I will keep everyone updated on my experience here on Petit Manan Island. Till next time.

Hi everyone! My name is Kate O’Connor and I am super excited to be spending my summer out here on Petit Manan Island. I just finished my second year at the University of Maine studying Wildlife Ecology and this is my first experience working exclusively with birds… and living on an island! But, the island is beautiful, and we have a great crew out here, so it was an easy transition making PMI my home away from home.P1040291

Just recently, we stared fixing up and learning how to use some of the traps we will be using on the terns and Puffins for when we start banding – which is soon! We are finding more and more eggs from all of the birds, and were especially excited about being able to mark our first Guillemot and Razorbill burrows, and see the first Eider chicks swimming around with their momma! We’ve also been seeing more wildlife, including Common Murres, which haven’t historically bred in Maine, and a few seals these past few days which is always an exciting sight.P1040431

We’ve welcomed a PhD student from North Dakota onto the island as well, who is studying laughing gull eggs and chicks, and so far she’s been getting a lot of work done – we’re very excited for her! She’s been a great addition to the island and it’s always a great time helping her out when we get a chance.P1040304

The past few days have been very busy, and there’s only more to come. Island life is amazing, and I couldn’t imagine doing anything else. The weather is looking clear, sunny, and warm(er), and the crew is having a great time.P1040331

~Kate

The breeding season is well underway here on Metinic Island. We’ve completed breeding censuses for common eiders, and herring and great black-backed gulls. We are also monitoring breeding passerines, black guillemots, Leach’s storm-petrels, and common and arctic terns. There is an incredible diversity in eggs, both between and within species. Eggs come in a variety of shapes and colors, which are related to the ecology of the species, nesting behavior and depredation risk. For example, owls lay spherical to elliptical eggs that are whitish to cream colored because they are top predators and mostly nest in cavities. Owls do not need to disguise their eggs as much as say towhees, which nest on or near the ground.

In avian reproduction, the formation of the shell and addition of pigment occurs just prior to laying. Pigments in the egg shell strengthen it, as well as provide camouflage and other signals. While females of a species typically produce similar eggs, subtle differences between individuals can cause unusual patterns or pigments in eggs.

Many species within a family produce similar eggs either in color, pattern or both. For example, most duck eggs are relatively plain and white to pale green or blue, while the basic pattern in warblers is cream to white with brown speckling. However, other families, such as gulls and terns, show substantial variation between individuals and within a clutch (the group of eggs that a female lays in a single nest). Gull and tern eggs can be pale brown to blue or green, or darker brown or green. There are brown and gray speckles, squiggles or splotches (all very technical terms) that both strengthen the eggs and distinguish them from other eggs.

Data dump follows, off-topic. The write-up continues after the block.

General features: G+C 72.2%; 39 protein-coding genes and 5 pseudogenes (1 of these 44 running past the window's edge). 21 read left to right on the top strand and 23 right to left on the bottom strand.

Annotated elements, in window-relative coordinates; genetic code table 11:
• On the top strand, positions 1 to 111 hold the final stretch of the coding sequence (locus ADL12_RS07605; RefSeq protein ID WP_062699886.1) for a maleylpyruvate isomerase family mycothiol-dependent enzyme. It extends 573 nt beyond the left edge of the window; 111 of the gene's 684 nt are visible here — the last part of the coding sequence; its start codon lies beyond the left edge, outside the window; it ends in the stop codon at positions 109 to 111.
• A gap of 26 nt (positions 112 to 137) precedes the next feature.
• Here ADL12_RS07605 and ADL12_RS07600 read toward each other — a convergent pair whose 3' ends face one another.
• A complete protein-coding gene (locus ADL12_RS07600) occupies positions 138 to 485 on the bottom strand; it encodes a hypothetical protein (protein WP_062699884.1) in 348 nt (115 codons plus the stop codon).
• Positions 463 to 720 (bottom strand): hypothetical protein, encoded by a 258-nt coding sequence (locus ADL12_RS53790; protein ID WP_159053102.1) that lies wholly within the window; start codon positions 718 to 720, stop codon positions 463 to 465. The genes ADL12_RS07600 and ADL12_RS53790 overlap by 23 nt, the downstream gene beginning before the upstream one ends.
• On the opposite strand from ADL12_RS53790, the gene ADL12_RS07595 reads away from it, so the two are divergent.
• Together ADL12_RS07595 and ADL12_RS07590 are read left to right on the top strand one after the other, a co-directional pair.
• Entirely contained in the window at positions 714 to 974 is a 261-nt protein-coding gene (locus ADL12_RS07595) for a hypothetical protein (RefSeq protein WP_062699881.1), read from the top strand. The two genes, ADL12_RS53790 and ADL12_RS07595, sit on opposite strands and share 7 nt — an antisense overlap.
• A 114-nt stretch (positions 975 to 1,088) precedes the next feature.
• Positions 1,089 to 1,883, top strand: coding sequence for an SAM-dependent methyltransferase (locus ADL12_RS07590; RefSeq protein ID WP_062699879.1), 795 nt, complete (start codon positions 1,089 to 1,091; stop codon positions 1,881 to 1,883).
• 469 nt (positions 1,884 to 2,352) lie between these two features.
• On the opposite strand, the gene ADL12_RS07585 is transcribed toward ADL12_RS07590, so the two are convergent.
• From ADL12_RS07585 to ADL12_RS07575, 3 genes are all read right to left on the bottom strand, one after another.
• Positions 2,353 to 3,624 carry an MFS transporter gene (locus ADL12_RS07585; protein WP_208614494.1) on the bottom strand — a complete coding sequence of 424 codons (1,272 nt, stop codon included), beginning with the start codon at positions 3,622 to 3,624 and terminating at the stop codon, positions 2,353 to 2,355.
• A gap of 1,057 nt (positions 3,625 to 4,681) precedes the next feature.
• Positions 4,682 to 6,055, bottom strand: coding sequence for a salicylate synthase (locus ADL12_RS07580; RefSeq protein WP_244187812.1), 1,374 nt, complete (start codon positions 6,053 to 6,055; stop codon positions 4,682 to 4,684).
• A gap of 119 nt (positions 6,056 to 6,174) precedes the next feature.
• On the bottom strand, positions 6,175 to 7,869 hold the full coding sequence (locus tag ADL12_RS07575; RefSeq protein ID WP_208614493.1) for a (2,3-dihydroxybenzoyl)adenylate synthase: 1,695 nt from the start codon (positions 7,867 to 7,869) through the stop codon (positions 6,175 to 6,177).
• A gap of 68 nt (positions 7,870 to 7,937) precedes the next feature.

We’ve seen a huge variety of color and pattern in herring gulls especially. Most are some shade of brown from pale cream to dark brown. Some are delicately speckled while others have splotches of dark browns. At least one egg was found that had dark speckles around the wide part, and was plain everywhere else. It was like a printer that runs out of ink while printing a picture. Tern eggs can be pale to dark green as well, but new this year was an almost teal arctic tern egg. The base color with brown speckles make the egg look like a scoop of mint chocolate chip ice cream, but why that egg is so brightly colored compared to other tern eggs.

These eggs show some of the possible variation in bird eggs. Some research has been conducted to understand what directs the shape, coloration and pattern of eggshells. Research suggests that the individual variation may improve nest identification for colonially nesting species, or eggshells may be signals. For example, the depth of blue-green in eggshells may be a result of a higher antioxidant level in females, signaling greater health of both the female and offspring.

Eggs are just one of the many fascinating aspects of avian biology that we get to experience out here. It’s an egg-cellent way to study individual variation, health and reproduction in birds.

~Nick and Nora

We found our first Common Tern nest, and couldn’t be more excited! Since finding our first nest, we have marked over 50 nests and have been monitoring them daily for signs of predation. We have taken note of close to 100 nests in our little colony, while keeping a close eye on any signs of unusual activity that could result in predation. We have been observing more and more terns visiting the colony and spending the night with us.

Yesterday, we headed over to Trumpet Island with refuge staff to conduct a census. While on the island, we walked 3m apart and counted all gull (Great Black-backed and Herring) and Common Eider clutches observed. Not only did we census Trumpet, we also got to observe a Great Black-backed Gull chick hatching!

Although the gull chicks were adorable, we cannot wait for our tern chicks to start hatching!

Your 2018 Ship Island Crew!                                                                                                                 ~Olivia and Bailey